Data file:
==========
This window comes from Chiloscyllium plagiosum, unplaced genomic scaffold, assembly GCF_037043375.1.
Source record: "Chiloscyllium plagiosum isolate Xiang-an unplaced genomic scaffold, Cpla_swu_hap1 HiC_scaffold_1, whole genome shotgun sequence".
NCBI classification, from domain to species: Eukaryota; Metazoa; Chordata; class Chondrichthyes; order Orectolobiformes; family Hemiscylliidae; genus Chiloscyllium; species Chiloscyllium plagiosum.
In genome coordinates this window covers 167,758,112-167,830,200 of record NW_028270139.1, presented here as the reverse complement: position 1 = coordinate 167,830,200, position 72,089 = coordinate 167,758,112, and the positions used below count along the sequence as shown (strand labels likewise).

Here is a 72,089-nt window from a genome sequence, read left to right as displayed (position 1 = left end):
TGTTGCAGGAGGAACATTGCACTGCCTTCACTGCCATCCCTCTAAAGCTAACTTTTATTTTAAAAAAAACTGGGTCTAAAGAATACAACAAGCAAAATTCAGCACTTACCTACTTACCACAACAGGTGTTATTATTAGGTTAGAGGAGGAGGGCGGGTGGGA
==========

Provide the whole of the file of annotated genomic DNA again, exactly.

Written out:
This window comes from Chiloscyllium plagiosum, unplaced genomic scaffold, assembly GCF_037043375.1.
Source record: "Chiloscyllium plagiosum isolate Xiang-an unplaced genomic scaffold, Cpla_swu_hap1 HiC_scaffold_1, whole genome shotgun sequence".
NCBI classification, from domain to species: Eukaryota; Metazoa; Chordata; class Chondrichthyes; order Orectolobiformes; family Hemiscylliidae; genus Chiloscyllium; species Chiloscyllium plagiosum.
In genome coordinates this window covers 167,758,112-167,830,200 of record NW_028270139.1, presented here as the reverse complement: position 1 = coordinate 167,830,200, position 72,089 = coordinate 167,758,112, and the positions used below count along the sequence as shown (strand labels likewise).

Here is a 72,089-nt window from a genome sequence, read left to right as displayed (position 1 = left end):
TGTTGCAGGAGGAACATTGCACTGCCTTCACTGCCATCCCTCTAAAGCTAACTTTTATTTTAAAAAAAACTGGGTCTAAAGAATACAACAAGCAAAATTCAGCACTTACCTACTTACCACAACAGGTGTTATTATTAGGTTAGAGGAGGAGGGCGGGTGGGA